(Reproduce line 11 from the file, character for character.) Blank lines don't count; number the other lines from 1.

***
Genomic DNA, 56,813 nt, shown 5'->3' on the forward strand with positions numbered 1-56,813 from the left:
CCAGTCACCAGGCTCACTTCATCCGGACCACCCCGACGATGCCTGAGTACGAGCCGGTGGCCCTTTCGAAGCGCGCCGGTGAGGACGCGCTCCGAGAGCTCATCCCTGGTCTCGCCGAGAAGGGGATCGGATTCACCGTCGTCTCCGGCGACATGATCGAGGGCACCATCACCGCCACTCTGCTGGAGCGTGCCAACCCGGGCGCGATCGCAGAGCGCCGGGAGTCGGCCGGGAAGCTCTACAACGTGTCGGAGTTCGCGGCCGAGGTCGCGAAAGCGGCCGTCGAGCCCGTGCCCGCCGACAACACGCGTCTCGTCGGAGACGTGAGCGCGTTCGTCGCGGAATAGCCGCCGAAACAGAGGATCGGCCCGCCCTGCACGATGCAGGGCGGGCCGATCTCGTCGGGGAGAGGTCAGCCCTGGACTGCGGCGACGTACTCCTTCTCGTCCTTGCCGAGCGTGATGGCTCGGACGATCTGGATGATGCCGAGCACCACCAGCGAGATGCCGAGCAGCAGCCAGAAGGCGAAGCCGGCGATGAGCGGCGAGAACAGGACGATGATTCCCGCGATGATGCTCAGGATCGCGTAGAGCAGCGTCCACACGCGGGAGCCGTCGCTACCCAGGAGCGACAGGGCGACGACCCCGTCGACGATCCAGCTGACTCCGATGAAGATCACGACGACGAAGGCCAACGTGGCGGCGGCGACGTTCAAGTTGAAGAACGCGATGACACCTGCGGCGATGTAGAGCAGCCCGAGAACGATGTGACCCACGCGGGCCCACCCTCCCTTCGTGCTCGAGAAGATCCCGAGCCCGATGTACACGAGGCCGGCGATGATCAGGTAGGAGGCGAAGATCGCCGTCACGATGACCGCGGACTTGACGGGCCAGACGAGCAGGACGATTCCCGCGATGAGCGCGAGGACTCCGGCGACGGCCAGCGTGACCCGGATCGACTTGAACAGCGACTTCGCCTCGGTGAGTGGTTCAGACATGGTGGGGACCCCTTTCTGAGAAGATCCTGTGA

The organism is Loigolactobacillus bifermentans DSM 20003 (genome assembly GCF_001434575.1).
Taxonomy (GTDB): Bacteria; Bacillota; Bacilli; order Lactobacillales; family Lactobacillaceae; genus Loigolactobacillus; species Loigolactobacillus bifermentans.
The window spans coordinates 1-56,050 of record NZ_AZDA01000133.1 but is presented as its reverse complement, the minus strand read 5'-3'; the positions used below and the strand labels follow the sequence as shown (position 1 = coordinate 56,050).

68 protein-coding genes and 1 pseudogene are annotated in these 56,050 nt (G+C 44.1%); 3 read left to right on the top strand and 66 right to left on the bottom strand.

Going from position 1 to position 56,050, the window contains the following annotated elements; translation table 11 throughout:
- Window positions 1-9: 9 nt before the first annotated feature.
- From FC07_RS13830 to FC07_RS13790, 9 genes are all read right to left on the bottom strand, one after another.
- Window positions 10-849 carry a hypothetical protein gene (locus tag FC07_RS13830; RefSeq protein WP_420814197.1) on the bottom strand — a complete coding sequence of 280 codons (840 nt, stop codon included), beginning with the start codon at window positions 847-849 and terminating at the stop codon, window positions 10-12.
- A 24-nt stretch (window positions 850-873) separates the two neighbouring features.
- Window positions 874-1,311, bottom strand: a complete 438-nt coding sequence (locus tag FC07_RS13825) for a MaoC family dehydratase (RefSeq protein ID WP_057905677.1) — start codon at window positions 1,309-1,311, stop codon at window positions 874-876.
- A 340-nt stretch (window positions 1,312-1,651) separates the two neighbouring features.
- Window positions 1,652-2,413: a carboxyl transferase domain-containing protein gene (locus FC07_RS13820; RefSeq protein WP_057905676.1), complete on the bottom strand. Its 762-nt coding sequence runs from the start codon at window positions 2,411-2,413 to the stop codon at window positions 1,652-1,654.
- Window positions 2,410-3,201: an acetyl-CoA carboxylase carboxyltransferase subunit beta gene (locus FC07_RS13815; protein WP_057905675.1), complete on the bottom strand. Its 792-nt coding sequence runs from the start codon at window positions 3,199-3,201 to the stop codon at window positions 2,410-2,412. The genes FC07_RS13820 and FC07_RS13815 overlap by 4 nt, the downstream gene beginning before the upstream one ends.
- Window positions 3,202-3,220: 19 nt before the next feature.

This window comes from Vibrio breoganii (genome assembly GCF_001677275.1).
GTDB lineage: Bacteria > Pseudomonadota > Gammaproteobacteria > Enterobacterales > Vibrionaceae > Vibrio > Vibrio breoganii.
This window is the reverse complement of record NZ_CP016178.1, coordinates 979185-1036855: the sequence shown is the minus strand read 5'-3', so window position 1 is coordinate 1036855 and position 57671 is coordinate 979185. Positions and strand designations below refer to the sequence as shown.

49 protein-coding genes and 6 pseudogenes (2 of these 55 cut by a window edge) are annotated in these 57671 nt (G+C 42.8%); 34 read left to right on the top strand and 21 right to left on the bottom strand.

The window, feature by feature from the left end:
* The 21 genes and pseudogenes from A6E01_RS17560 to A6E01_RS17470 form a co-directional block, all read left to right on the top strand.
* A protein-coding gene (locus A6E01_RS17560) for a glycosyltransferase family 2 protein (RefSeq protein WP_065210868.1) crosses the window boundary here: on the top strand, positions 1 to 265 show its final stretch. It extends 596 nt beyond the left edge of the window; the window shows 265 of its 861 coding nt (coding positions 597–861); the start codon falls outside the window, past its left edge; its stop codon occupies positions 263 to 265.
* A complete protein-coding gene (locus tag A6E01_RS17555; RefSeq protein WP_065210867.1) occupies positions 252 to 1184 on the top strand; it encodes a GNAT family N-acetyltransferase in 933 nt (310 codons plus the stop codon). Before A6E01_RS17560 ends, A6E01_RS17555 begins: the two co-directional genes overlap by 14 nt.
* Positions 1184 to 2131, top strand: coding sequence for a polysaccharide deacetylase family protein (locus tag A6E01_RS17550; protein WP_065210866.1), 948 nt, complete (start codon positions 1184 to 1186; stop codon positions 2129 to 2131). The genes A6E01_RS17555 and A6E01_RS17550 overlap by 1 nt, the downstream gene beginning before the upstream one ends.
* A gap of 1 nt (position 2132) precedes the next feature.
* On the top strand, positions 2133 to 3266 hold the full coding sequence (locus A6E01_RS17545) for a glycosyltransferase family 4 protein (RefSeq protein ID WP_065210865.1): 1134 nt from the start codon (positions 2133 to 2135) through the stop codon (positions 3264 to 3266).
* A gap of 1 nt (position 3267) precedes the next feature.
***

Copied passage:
- A 24-nt stretch (window positions 850-873) separates the two neighbouring features.